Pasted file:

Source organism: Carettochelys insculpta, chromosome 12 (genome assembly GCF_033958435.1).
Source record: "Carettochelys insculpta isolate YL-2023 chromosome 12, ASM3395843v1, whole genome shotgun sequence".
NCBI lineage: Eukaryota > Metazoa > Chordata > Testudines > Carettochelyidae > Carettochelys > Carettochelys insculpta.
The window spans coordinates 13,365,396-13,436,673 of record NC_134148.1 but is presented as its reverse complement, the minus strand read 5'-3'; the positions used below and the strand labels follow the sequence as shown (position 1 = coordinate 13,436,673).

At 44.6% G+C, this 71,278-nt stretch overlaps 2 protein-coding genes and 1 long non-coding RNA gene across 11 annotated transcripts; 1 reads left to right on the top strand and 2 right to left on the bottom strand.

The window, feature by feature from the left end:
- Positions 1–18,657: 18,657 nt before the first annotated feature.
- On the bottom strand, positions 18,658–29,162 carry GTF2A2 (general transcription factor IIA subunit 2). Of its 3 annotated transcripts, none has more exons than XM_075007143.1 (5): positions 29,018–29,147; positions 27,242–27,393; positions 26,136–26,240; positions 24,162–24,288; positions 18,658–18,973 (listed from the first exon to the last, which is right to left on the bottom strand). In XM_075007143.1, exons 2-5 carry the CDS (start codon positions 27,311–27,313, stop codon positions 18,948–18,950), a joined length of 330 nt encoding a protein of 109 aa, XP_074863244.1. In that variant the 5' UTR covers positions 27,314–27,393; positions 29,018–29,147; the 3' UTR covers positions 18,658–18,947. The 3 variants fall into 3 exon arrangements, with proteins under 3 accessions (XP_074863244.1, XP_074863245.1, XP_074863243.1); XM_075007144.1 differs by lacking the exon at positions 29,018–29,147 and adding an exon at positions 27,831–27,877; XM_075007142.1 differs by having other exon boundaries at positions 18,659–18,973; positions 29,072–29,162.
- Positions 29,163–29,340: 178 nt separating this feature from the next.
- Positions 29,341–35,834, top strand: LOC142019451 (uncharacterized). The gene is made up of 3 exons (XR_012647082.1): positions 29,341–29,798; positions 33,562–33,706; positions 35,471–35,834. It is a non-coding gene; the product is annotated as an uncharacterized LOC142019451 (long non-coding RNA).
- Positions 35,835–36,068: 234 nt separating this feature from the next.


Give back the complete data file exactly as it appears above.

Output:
Source organism: Carettochelys insculpta, chromosome 12 (genome assembly GCF_033958435.1).
Source record: "Carettochelys insculpta isolate YL-2023 chromosome 12, ASM3395843v1, whole genome shotgun sequence".
NCBI lineage: Eukaryota > Metazoa > Chordata > Testudines > Carettochelyidae > Carettochelys > Carettochelys insculpta.
The window spans coordinates 13,365,396-13,436,673 of record NC_134148.1 but is presented as its reverse complement, the minus strand read 5'-3'; the positions used below and the strand labels follow the sequence as shown (position 1 = coordinate 13,436,673).

At 44.6% G+C, this 71,278-nt stretch overlaps 2 protein-coding genes and 1 long non-coding RNA gene across 11 annotated transcripts; 1 reads left to right on the top strand and 2 right to left on the bottom strand.

The window, feature by feature from the left end:
- Positions 1–18,657: 18,657 nt before the first annotated feature.
- On the bottom strand, positions 18,658–29,162 carry GTF2A2 (general transcription factor IIA subunit 2). Of its 3 annotated transcripts, none has more exons than XM_075007143.1 (5): positions 29,018–29,147; positions 27,242–27,393; positions 26,136–26,240; positions 24,162–24,288; positions 18,658–18,973 (listed from the first exon to the last, which is right to left on the bottom strand). In XM_075007143.1, exons 2-5 carry the CDS (start codon positions 27,311–27,313, stop codon positions 18,948–18,950), a joined length of 330 nt encoding a protein of 109 aa, XP_074863244.1. In that variant the 5' UTR covers positions 27,314–27,393; positions 29,018–29,147; the 3' UTR covers positions 18,658–18,947. The 3 variants fall into 3 exon arrangements, with proteins under 3 accessions (XP_074863244.1, XP_074863245.1, XP_074863243.1); XM_075007144.1 differs by lacking the exon at positions 29,018–29,147 and adding an exon at positions 27,831–27,877; XM_075007142.1 differs by having other exon boundaries at positions 18,659–18,973; positions 29,072–29,162.
- Positions 29,163–29,340: 178 nt separating this feature from the next.
- Positions 29,341–35,834, top strand: LOC142019451 (uncharacterized). The gene is made up of 3 exons (XR_012647082.1): positions 29,341–29,798; positions 33,562–33,706; positions 35,471–35,834. It is a non-coding gene; the product is annotated as an uncharacterized LOC142019451 (long non-coding RNA).
- Positions 35,835–36,068: 234 nt separating this feature from the next.